by Kristina Derro
A recent study by the Substance Abuse and Mental Health Services Administration (SAMHSA) revealed that more than 45 million Americans, or 20 percent of U.S. adults, had some form of a mental disorder last year. Of those individuals, 11 million suffered from a serious mental disorder to include bipolar or schizophrenia.
This rate included an increase in the finding of depression among adults. Researchers attributed this to the near-record rise in unemployment rates and financial struggles that most Americans had.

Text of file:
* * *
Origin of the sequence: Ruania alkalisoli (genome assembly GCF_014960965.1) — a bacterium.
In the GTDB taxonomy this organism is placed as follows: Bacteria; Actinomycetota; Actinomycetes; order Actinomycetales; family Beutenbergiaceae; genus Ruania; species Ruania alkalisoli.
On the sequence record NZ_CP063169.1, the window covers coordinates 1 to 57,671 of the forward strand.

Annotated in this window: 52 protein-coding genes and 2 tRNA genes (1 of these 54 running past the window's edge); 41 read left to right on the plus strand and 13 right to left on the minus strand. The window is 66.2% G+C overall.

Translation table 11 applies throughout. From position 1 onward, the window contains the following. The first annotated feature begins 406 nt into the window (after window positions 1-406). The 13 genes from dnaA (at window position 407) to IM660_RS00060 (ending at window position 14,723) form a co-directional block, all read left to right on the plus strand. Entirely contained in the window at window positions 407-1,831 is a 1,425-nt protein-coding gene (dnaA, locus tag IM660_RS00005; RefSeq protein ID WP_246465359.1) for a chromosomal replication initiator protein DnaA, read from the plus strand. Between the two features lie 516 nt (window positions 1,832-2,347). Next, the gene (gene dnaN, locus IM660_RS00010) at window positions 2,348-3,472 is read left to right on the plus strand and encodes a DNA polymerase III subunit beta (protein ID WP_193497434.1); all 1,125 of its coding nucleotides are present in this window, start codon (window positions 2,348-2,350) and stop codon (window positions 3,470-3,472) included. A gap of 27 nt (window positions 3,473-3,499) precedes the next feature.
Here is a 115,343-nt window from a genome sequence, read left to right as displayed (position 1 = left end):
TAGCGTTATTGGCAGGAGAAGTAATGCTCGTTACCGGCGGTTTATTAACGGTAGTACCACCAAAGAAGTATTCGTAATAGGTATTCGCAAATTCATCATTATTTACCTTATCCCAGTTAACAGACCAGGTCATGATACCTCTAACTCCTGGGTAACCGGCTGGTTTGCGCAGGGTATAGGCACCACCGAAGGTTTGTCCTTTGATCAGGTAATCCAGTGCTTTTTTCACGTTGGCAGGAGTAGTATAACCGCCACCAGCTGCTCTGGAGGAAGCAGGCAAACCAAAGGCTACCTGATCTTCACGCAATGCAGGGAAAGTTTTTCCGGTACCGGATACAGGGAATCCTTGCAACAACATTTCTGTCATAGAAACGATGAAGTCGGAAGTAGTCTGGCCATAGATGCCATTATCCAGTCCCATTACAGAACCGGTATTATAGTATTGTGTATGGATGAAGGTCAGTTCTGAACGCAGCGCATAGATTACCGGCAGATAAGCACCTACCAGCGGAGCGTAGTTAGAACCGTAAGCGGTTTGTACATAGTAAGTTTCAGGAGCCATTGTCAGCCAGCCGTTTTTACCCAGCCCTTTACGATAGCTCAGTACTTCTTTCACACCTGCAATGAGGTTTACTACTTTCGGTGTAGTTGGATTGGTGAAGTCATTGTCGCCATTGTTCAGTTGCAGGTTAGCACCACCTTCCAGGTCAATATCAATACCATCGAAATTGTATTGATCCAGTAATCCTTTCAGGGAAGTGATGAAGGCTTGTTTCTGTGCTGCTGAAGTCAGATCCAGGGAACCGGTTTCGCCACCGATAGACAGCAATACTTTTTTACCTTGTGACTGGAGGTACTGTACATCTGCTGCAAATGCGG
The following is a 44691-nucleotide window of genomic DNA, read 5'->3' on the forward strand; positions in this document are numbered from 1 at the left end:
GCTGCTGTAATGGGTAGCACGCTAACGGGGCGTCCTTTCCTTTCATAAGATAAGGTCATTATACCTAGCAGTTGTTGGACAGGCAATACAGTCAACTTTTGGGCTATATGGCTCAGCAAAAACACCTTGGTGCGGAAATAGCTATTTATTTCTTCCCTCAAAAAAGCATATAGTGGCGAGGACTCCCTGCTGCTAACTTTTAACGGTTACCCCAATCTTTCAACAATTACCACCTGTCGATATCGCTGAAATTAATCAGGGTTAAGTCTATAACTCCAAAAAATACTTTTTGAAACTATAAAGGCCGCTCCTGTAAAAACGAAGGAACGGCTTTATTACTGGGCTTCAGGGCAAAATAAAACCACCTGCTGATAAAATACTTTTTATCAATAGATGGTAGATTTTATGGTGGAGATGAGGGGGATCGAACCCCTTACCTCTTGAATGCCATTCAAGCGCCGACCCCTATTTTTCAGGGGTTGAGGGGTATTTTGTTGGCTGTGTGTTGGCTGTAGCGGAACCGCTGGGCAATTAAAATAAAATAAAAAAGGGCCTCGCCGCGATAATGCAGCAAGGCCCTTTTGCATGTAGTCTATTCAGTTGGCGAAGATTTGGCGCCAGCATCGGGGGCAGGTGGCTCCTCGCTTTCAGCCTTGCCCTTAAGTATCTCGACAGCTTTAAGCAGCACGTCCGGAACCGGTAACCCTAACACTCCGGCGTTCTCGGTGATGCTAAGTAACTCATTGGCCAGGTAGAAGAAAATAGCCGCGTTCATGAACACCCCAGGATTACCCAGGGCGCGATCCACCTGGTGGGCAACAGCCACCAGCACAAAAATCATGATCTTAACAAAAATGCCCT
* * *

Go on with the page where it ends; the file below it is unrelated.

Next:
SAMHSA found that too many individuals were not getting the help that they needed and the opportunities to prevent a mental disorder, or intervene early when one was already diagnosed, were being missed. Unfortunately, researchers found that there was still a stigma associated with acknowledging and receiving help/counseling for a mental disorder. Compounding the problem was the fact that with the rise in unemployment what naturally follows is the loss of health insurance, leaving many individuals unable to receive treatment. This lack of treatment for individuals with mental disorders could lead to disability, substance abuse, suicides, lost productivity at work, and family discord.